Gary Franklin

Baylor plagued by 19 turnovers in an 87-72 loss to Iowa State


Baylor began Tuesday night’s Big 12 showdown with Iowa State on a 9-2 run. Luckily for the Bears four of the players in white were off to a slow start. Unfortunately, the only Cyclone who had it going offensively was DeAndre Kane, and the senior transfer put in an All American caliber performance as No. 9 Iowa State knocked off No. 9 Baylor, 87-72, on Tuesday night inside Hilton Coliseum.

DeAndre Kane went for 17 in the first half, and in the second half his scoring continued as did his rebounds, his assists in his steals; stuffing the stat sheet in a 30-point, nine-assist, eight-rebound, five-steal effort.

Baylor got out to an early lead, but did fully take advantage of Iowa State’s slow start. The Bears also took a 40-31 edge on the boards, led by its tall frontline of Cory Jefferson (12 rebounds) and Isaiah Austin (10 rebounds), but Baylor never established them inside, using their height advantage as they combined for 17 points. Melvin Ejim went for 18 by himself.

The Bears 3-point shooting kept them in the game, only trailing by two at half.

But what was Baylor’s biggest problem on Tuesday night was turnovers, committing 19 of them — 10 in the first half, nine in the second. It was the second-highest team total of the season, behind 20 miscues in Baylor’s loss to Syracuse in the Maui Invitational title game; the Bears only other loss this season.

The 19 turnovers, coupled with poor transition defense that struggled to get back, gave Iowa State some easy transition buckets in the second, led by Kane, its floor general.

The rough showing snaps Baylor’s six-game winning streak, which includes a neutral floor win over Kansas.

Former Wichita State assistant returns as a consultant

Chris Jans, Gregg Marshall
Associated Press
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Prior to a one-year stint as the head coach coach at Bowling Green that came to an end in early April as a result of an incident at a Bowling Green restaurant, Chris Jans was a member of Gregg Marshall’s coaching staff at Wichita State from 2007-14. During those seven seasons Jans was a key figure as the Shockers made the progression to a respected national power.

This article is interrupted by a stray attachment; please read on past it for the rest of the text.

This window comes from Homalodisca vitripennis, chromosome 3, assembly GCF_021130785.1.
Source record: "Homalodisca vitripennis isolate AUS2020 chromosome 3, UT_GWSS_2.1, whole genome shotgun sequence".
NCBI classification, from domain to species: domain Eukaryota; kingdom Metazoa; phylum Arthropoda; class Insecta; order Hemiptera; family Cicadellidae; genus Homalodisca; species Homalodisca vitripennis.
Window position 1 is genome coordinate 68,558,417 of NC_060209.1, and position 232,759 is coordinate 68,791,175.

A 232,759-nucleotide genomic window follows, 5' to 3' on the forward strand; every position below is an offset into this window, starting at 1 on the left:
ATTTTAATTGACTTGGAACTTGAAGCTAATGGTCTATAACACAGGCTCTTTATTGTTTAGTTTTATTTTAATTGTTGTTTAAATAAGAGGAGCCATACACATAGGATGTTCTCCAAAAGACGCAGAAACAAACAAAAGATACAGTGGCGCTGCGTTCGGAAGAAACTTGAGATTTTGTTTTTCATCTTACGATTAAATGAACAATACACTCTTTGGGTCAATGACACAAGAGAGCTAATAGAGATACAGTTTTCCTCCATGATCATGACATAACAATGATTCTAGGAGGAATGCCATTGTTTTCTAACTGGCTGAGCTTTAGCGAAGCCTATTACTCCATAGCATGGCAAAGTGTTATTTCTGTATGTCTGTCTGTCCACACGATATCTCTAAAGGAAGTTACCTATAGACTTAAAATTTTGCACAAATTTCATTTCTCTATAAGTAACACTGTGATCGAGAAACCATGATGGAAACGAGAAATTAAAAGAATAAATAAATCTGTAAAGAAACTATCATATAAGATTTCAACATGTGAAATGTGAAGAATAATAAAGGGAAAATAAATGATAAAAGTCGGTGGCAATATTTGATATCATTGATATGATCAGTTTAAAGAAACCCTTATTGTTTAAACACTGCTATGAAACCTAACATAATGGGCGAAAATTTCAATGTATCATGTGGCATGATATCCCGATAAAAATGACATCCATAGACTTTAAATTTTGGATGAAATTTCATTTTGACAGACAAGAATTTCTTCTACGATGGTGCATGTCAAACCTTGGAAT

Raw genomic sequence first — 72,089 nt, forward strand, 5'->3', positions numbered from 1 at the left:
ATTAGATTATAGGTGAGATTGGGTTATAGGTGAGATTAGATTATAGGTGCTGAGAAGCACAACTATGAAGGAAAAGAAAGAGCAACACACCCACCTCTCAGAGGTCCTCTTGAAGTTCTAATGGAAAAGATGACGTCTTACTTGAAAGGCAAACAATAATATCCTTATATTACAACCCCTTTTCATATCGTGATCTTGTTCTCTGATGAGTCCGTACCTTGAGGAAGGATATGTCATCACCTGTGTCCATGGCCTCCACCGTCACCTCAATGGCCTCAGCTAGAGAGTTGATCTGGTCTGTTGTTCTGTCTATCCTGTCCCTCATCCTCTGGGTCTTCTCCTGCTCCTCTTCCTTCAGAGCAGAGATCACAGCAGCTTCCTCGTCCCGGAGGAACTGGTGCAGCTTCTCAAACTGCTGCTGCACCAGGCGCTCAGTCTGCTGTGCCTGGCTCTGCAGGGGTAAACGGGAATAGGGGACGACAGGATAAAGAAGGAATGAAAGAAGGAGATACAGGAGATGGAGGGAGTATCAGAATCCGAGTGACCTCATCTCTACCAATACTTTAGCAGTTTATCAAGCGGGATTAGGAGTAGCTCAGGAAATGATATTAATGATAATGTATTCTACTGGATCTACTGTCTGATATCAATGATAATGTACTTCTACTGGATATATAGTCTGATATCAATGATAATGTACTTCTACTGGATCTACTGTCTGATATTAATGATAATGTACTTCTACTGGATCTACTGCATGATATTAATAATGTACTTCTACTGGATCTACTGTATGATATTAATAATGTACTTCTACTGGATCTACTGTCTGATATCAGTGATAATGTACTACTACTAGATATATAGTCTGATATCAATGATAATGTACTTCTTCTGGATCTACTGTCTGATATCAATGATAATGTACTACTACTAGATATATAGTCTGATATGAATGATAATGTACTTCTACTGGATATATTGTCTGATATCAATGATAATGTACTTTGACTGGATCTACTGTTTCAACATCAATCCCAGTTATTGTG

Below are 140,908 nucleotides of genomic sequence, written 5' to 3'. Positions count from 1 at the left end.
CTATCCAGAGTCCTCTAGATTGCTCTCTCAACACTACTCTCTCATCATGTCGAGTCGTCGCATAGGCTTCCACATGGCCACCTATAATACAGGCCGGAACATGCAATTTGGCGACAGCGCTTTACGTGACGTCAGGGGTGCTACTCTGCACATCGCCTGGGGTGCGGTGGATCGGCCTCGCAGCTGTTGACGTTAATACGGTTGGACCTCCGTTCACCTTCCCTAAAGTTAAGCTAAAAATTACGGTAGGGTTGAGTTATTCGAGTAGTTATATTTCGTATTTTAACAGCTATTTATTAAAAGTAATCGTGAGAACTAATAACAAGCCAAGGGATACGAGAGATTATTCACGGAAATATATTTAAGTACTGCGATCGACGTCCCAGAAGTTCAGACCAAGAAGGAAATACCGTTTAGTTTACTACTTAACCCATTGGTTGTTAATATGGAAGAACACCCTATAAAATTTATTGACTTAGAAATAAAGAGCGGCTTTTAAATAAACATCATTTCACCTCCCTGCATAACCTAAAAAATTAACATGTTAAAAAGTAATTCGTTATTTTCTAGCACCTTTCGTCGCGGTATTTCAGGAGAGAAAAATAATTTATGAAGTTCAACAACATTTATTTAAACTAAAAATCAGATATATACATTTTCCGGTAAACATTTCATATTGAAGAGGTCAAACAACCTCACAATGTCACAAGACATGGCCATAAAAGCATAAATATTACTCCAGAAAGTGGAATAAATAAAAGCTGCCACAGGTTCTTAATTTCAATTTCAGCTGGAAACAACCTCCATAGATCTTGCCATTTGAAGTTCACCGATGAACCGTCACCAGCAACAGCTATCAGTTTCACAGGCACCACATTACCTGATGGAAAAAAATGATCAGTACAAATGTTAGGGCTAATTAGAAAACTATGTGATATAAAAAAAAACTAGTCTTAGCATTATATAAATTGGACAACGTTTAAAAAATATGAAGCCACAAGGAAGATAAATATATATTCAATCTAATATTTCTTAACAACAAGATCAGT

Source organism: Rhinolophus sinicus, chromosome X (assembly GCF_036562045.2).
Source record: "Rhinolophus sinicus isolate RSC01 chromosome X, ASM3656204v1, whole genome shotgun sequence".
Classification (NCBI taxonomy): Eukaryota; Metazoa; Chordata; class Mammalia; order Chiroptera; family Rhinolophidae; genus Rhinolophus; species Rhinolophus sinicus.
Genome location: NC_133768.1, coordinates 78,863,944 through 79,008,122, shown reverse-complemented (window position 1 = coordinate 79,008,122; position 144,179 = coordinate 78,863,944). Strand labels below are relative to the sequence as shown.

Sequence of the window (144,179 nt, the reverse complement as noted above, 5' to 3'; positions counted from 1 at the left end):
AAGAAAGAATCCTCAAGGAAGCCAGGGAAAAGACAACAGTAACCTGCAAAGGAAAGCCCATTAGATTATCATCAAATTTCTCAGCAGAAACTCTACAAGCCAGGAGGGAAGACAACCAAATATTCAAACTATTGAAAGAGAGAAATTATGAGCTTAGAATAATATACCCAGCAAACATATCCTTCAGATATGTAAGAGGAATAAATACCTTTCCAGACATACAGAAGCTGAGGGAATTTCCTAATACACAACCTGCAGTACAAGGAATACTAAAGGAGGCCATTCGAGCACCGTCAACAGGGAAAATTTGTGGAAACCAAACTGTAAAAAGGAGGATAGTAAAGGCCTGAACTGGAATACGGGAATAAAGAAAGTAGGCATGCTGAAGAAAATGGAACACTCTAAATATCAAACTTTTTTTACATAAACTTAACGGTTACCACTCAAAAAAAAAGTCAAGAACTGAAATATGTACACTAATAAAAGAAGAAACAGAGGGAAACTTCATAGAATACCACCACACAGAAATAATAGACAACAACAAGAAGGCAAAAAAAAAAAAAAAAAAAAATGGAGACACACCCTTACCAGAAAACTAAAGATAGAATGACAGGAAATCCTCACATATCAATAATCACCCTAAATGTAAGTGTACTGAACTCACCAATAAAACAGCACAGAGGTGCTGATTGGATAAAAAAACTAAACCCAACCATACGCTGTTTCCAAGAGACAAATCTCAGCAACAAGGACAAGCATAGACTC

Jans is back in Wichita, with Paul Suellentrop of the Wichita Eagle reporting Thursday that he’s serving as a consultant to the program. Jans’ consulting agreement runs for 45 days, which the school can renew, and he’ll be paid $10,000 for the work. While Jans isn’t allowed to do any coaching, he can watch practices and provide Marshall and the coaching staff with his observations.

“He will be able to consult with the coaching staff, only on what he observes in practice,” said Darron Boatright, WSU deputy athletics director. “By NCAA rule, a consultant is not allowed to have communication with student-athletes … not about basketball-related activities or performance.”

While Jans (who according to the story has served in a similar role for another school) can’t do any coaching in this role, his return does give Marshall another trusted voice to call upon when needed. Wichita State bid farewell to an assistant coach this spring with Steve Forbes being hired as the head coach at East Tennessee State, with his position being filled by former Sunrise Christian Academy coach Kyle Lindsted.


AUDIO: Rick Pitino discusses allegations, future at Louisville

Rick Pitino
Associated Press
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Thursday afternoon marked the first time since Friday that Louisville head coach Rick Pitino commented on the controversy that has taken his program by storm. Speaking with Terry Meiners of 840 WHAS in Louisville, Pitino discussed the escort scandal, what could have possibly led former staffer Andre McGee down the path he’s alleged to have taken in Katina Powell’s book and his future at Louisville.

The interview began with Meiners asking Pitino if it changed his thinking as to whether or not he needed to resign, which (as one would expect) Pitino shot down. Also discussed was the statement released by school president Dr. James Ramsey, which expressed support for athletic director Tom Jurich but did not mention Pitino at all.

“Well I can’t answer that, Terry,” Pitino said when asked why he wasn’t mentioned in the statement. “Twenty-six years ago Kentucky brought me in to make the program compliant to NCAA rules. (Then-Kentucky president) Dr. (David) Roselle and (then Kentucky athletic director) C.M. Newton thought I was the guy to come in and change around the images, change around the culture and add a lot of discipline to the program. And I did that.

“And then I came here to the University of Louisville, and if someone was five seconds late or not early consequences would be paid from a disciplinary standpoint,” Pitino continued. “This is obviously not a person being late, this is not about a person (not) working hard. This is about things that are very disgusting, things that turn my stomach, things that keep me up without sleeping.

“But unfortunately, I had no knowledge of any of this and don’t believe in it. It’s sickening to me, the whole thing. But I’m thinking of my 13 players, I’m thinking of our program, and I’m sorry that Dr. Ramsey did not think enough to mention me but that’s something I cannot control.”

Below is audio of the full interview, which ran just over 17 minutes in length.